• The person receives remuneration for the work or services provided for a commission or on a per-job basis and not on any other basis;
  • The person may make a profit or suffer a loss in connection with the performance of works or services;
  • The person has ongoing or recurring business responsibilities or obligations;
  • The success or failure of a person’s business depends on the ratio of business revenues to expenses.

These requirements appear to be aimed at preventing employers from trying to falsely classify an individual employee as a “1099 employee” to avoid the requirements of the law.

Private employer

The state of emergency then defines private employer to include any person or legal entity that employs employees within the state, regardless of the form of legal entity. It is important to stress that the employer itself does not need to be in the state if there is an employee present in the state while working for the employer. There is no minimum number of employees required for this law to apply.

Functional equivalent of termination

Finally, the sentence functional equivalent of termination is also defined. This definition is relatively restrictive, noting that such an act is observed if an employee 1) resigns under duress or 2) the employer has made working conditions so difficult or intolerable that a reasonable person in the position of employee would feel compelled to resign. Notably, the second option follows the concept of “constructive dismissal” in other labor law frameworks and requires setting a high standard and burden of proof for the employee.

Answers to other questions

The FAQ published by the Department of Legal Affairs describes in more detail the process available if an employee complains that an employer has violated Florida’s new law, including an investigation allowing both parties to provide evidence and potentially a hearing. evidence before the Administrative Hearings Division (DOAH) and potential resolution throughout the process. Notably, the FAQs state that the ministry does not have the power to order reinstatement, although an employer may be subject to a fine if it is found that the employee has inappropriately terminated an employee.

What remains unanswered

What is a vaccination mandate?

Florida law ostensibly allows private employers to maintain vaccination mandates, but states that a “private employer cannot impose COVID-19 vaccination mandate … Without providing individual exemptions ”describing five potential exemptions (medical, religious, previous COVID infection, approval for testing and approval for use of PPE). As explained in more detail in our before as soon as possible, if an employee submits a “declaration of exemption” correctly identifying the information necessary to select one of the five options, “the employer must allow the employee to” opt out “of the mandate. Employers are therefore prohibited from dismissing an employee on the basis of a vaccination mandate (including functional equivalent of termination).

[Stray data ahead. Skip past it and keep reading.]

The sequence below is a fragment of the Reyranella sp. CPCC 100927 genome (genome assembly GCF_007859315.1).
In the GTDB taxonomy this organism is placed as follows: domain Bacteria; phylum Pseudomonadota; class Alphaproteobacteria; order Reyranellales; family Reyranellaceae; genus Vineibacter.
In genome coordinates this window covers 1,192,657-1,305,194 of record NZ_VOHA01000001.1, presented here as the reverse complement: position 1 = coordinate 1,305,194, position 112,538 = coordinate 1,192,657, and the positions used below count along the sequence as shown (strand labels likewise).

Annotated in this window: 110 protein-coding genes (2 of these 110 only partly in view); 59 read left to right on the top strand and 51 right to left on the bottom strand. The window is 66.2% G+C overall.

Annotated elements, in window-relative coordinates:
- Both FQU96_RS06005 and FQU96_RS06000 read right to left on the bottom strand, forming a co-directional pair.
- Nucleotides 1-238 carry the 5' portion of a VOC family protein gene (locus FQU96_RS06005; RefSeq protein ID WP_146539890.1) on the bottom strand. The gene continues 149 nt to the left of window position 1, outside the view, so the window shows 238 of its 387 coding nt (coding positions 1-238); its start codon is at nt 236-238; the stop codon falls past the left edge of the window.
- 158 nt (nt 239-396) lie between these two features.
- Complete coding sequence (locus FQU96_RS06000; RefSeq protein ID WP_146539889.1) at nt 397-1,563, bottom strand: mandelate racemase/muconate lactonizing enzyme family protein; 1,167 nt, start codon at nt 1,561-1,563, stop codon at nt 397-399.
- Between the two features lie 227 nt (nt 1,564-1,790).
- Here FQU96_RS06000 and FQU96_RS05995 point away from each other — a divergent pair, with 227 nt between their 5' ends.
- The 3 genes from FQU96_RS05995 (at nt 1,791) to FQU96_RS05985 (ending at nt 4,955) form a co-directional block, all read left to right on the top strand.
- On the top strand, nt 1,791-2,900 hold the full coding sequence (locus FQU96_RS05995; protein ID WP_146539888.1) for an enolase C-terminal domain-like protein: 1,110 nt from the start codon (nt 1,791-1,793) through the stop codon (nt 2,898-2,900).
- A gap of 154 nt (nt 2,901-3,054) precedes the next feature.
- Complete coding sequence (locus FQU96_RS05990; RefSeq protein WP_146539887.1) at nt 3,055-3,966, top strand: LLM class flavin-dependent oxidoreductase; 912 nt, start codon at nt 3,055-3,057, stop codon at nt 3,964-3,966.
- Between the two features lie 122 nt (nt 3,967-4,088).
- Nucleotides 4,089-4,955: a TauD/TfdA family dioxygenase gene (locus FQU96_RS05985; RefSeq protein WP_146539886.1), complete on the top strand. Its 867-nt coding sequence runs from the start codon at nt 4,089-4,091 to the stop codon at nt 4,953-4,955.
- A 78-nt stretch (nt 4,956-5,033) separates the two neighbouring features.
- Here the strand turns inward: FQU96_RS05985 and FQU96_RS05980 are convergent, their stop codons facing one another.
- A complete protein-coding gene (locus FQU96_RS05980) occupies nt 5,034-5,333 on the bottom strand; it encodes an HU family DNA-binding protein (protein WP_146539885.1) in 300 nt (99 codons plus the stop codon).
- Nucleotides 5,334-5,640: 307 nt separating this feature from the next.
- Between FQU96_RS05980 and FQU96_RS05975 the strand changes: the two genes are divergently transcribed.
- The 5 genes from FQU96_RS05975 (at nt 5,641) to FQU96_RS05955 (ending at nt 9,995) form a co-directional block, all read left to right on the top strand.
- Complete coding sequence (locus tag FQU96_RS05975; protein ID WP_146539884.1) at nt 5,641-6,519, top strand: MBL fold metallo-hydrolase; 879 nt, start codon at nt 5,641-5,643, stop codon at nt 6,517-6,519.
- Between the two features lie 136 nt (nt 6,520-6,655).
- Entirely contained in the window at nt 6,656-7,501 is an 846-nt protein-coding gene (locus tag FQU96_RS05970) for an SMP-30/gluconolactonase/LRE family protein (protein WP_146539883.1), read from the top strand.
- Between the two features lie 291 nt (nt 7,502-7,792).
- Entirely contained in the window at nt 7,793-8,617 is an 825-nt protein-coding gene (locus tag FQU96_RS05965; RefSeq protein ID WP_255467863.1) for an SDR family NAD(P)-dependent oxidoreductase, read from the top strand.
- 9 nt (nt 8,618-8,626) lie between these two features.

A major question mark has been what a “vaccine warrant” is under Florida law. Like us previously notified, the terms used by the legislator and the rules of interpretation of the statutes suggest that exemptions should be envisaged only if there is a pure mandate. Thus, if an employer has a hybrid policy allowing vaccination or testing, that policy may not need to allow employees to opt out of the hybrid program for the reasons set out in Florida law.

This important question is not answered or even addressed neither in the published emergency rules nor in the FAQ. So, while it is not clear how Florida can ultimately resolve this issue, the rules of statutory interpretation remain the same and employers may need to decide whether Florida law applies to their vaccination program. particular. Employers should consult with legal counsel to determine how to proceed with Florida vaccination warrants.